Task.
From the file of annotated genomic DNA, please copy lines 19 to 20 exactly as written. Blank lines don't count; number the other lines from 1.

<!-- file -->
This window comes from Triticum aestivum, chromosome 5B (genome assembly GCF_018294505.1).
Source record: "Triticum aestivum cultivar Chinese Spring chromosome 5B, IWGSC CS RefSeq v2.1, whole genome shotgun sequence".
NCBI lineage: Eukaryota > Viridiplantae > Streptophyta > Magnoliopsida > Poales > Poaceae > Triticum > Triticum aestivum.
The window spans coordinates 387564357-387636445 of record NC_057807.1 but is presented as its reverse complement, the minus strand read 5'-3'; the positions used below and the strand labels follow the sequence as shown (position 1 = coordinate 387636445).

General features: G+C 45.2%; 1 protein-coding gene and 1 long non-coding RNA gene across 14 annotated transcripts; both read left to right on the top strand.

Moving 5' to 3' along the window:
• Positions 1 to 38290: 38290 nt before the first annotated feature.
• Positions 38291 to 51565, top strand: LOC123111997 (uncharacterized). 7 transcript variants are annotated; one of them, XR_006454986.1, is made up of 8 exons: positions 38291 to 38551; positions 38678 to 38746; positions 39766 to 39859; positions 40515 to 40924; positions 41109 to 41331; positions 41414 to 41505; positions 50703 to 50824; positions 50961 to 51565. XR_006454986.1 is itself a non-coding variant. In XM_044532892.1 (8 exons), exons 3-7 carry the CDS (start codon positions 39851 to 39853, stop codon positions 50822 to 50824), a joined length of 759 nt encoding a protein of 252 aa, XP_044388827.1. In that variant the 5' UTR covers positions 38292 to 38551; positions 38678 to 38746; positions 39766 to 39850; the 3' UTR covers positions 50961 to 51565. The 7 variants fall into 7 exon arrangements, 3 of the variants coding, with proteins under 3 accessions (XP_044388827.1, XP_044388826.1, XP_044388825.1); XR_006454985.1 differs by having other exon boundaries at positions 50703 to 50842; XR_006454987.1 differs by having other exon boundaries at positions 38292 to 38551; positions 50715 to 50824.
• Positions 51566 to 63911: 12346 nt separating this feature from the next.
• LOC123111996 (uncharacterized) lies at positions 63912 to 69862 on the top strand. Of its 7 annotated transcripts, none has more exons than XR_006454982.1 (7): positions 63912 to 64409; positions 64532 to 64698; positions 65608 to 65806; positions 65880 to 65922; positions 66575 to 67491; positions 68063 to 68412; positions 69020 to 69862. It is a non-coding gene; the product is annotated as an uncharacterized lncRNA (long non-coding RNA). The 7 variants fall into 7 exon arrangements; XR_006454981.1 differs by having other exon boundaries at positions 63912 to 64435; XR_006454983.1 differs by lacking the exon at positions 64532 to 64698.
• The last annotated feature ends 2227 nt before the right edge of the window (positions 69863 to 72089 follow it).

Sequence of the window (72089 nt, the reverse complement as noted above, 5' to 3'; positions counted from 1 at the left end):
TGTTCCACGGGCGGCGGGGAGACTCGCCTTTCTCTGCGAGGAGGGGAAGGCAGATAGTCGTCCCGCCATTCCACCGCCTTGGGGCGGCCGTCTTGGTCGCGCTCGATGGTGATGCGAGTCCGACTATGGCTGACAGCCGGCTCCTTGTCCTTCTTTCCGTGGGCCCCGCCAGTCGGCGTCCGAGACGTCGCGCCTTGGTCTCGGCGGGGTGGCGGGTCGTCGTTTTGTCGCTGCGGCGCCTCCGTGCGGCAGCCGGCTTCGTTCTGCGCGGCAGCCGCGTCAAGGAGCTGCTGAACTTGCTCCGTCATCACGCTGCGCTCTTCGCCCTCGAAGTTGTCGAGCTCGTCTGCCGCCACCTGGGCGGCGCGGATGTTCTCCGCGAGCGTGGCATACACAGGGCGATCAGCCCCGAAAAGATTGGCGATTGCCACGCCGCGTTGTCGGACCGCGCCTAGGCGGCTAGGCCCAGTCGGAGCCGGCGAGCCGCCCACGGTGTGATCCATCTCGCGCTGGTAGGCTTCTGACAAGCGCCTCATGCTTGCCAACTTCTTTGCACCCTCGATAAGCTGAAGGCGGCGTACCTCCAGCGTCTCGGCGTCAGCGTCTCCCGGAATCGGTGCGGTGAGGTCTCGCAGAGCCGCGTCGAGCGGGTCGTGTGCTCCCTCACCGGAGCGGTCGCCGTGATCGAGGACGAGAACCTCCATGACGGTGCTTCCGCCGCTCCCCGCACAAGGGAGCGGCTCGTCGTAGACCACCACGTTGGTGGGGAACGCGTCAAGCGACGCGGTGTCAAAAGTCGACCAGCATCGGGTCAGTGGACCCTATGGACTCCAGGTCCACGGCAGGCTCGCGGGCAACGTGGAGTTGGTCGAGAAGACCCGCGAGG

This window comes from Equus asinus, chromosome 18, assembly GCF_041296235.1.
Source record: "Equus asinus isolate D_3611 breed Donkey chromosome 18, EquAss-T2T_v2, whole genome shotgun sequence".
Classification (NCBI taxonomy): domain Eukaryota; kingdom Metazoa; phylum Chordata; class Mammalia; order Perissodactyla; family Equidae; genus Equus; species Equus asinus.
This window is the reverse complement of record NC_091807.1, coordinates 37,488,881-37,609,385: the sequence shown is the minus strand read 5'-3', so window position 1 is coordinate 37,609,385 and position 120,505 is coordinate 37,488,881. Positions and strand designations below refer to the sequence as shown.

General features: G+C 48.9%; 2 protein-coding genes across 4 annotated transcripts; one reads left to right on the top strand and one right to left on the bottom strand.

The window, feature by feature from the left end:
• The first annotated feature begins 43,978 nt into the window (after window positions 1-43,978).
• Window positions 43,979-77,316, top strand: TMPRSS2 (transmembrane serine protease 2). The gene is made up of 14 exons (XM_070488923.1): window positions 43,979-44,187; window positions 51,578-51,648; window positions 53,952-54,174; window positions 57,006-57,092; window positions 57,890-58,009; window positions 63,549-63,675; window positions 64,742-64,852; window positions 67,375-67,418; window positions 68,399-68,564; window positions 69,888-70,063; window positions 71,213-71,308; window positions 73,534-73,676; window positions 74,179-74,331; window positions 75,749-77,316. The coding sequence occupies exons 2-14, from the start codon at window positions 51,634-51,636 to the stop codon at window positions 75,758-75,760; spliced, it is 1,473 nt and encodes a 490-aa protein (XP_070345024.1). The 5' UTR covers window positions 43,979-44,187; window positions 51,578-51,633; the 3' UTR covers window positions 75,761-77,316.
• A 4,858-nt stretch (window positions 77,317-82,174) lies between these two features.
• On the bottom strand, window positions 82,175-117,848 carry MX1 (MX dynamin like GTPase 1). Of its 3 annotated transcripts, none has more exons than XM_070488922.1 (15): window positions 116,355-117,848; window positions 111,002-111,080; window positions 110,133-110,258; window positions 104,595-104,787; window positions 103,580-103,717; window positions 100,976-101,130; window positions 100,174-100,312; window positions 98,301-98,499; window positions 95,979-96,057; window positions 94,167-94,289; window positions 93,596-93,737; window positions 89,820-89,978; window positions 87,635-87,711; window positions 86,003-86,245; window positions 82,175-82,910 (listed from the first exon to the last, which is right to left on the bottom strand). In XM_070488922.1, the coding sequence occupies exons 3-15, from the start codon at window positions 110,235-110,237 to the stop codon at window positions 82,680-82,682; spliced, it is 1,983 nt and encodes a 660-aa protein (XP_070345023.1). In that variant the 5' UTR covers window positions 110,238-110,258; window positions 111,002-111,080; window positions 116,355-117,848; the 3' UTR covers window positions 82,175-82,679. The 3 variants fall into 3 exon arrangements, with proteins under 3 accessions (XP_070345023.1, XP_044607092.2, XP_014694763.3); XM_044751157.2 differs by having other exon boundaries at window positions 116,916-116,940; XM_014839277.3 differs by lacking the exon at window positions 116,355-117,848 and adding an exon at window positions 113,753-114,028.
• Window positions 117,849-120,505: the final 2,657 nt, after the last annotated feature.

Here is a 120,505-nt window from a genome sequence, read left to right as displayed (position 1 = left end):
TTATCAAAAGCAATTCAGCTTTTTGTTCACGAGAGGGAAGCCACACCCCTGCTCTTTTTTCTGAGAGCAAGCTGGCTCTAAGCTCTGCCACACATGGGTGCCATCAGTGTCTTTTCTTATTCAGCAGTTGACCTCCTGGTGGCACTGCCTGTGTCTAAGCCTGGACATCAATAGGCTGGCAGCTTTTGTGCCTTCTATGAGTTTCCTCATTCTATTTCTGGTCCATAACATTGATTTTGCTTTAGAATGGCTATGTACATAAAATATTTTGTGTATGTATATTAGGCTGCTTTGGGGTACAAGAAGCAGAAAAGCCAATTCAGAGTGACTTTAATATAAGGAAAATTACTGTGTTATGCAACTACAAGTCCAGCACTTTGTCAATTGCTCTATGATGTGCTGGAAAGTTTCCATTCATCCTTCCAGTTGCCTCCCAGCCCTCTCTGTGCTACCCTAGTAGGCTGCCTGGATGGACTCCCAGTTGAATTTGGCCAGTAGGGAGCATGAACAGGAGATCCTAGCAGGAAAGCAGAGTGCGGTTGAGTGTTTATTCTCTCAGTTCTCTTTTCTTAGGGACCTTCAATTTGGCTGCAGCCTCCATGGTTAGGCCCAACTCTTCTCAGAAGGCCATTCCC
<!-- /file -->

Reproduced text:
The window, feature by feature from the left end:
• The first annotated feature begins 43,978 nt into the window (after window positions 1-43,978).